The Daily Beast’s Best Longreads, Oct 27-Nov 2, 2014

Questioning Islam in Saudi Arabia, the greatest counterfeiter ever and renting manservants, The Daily Beast picks the best journalism from around the web this week.

Questioning the Faith in the Cradle of IslamBy Caryle Murphy, Foreign PolicyIn Saudi Arabia, a new generation is pushing back against the government’s embrace of fundamentalism. But is the kingdom ready for nonbelievers?

My CaptivityBy Theo Padnos, The New York TimesTheo Padnos, American Journalist, on Being Kidnapped, Tortured and Released in Syria.

The Great Paper CaperBy Wells Tower, GQYears of running drugs and boosting cars left FRANK BOURASSA thinking: There's got to be an easier way to earn a dishonest living. That's when he nerved up the idea to make his fortune. (Literally.) Which is how Frank became the most prolific counterfeiter in American history—a guy with more than $200 million in nearly flawless fake twenties stuffed in a garage. How he got away with it all, well, that's even crazier.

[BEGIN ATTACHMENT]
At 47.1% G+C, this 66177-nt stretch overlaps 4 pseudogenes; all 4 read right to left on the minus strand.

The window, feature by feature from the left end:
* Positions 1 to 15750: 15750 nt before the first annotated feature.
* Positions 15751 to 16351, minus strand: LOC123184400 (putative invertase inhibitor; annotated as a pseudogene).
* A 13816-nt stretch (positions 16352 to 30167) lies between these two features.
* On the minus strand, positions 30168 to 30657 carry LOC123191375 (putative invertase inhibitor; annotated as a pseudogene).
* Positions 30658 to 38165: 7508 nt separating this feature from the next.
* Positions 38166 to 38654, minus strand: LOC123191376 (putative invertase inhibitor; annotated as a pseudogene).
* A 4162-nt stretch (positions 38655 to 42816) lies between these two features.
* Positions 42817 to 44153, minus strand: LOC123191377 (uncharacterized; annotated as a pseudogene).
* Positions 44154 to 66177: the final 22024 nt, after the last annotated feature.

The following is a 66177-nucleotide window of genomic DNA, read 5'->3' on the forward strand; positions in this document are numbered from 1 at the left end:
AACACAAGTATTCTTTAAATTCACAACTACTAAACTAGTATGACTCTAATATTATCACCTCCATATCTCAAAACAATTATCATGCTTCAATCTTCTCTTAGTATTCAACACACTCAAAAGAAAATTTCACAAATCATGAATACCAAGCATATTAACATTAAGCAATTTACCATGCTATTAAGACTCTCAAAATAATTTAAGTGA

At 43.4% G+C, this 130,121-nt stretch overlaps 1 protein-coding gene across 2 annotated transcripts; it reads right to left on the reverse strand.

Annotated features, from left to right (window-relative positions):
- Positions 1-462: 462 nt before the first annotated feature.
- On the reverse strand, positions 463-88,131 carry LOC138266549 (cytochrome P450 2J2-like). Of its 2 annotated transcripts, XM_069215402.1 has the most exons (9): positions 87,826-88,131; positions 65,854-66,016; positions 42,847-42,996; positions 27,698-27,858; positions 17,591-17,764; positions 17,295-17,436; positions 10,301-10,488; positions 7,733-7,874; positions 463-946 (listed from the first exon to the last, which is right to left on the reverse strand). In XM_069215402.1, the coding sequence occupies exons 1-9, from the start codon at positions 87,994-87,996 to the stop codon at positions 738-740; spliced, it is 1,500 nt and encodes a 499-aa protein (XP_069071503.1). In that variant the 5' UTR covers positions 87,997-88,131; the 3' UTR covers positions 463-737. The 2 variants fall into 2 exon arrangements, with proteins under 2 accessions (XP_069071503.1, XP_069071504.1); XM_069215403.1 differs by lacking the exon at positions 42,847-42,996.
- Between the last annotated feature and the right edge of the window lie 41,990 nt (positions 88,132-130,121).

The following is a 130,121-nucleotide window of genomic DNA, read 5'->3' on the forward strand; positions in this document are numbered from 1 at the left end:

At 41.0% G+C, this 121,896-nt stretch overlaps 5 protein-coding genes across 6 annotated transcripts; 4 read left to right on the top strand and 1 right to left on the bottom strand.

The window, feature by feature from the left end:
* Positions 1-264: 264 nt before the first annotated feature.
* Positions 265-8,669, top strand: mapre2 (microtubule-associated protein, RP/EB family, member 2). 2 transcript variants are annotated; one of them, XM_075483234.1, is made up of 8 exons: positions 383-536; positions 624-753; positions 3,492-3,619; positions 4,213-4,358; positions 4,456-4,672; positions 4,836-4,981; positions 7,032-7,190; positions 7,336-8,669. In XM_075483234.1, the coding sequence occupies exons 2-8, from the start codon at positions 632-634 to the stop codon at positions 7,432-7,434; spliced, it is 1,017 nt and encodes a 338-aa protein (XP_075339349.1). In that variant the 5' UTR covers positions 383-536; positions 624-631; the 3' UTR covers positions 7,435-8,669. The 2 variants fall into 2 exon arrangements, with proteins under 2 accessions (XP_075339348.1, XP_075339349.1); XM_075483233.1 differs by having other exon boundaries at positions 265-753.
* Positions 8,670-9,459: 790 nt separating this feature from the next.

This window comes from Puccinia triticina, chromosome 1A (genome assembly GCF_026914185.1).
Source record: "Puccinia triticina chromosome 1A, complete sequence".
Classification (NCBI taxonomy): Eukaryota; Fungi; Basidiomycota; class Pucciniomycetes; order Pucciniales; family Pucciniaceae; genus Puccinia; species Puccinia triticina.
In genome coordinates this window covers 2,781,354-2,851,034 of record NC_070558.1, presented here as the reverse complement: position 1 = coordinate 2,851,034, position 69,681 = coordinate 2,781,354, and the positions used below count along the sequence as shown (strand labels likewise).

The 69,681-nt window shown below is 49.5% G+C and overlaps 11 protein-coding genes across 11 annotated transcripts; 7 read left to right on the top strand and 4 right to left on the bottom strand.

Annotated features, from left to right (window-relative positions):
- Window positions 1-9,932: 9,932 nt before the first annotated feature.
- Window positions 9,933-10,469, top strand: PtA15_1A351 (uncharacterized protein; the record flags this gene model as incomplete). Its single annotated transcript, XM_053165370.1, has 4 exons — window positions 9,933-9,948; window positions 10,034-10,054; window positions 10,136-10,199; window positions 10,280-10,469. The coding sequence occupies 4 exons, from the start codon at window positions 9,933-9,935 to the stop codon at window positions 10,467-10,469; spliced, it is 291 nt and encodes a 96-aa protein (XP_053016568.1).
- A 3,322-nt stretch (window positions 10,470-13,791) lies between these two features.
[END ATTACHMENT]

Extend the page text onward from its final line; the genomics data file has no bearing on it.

How Gangs Took Over PrisonsBy Graeme Wood, The AtlanticOriginally formed for self-protection, prison gangs have become the unlikely custodians of order behind bars—and of crime on the streets.

Against the GrainBy Michael Specter, The New YorkerShould you go gluten-free?

The Uber for Gentleman CompanionsBy Julieanne Smolinski, MatterA new San Francisco startup promises “what women really want.” Which is, apparently, a model-hot guy to do their bidding. A ManServant.

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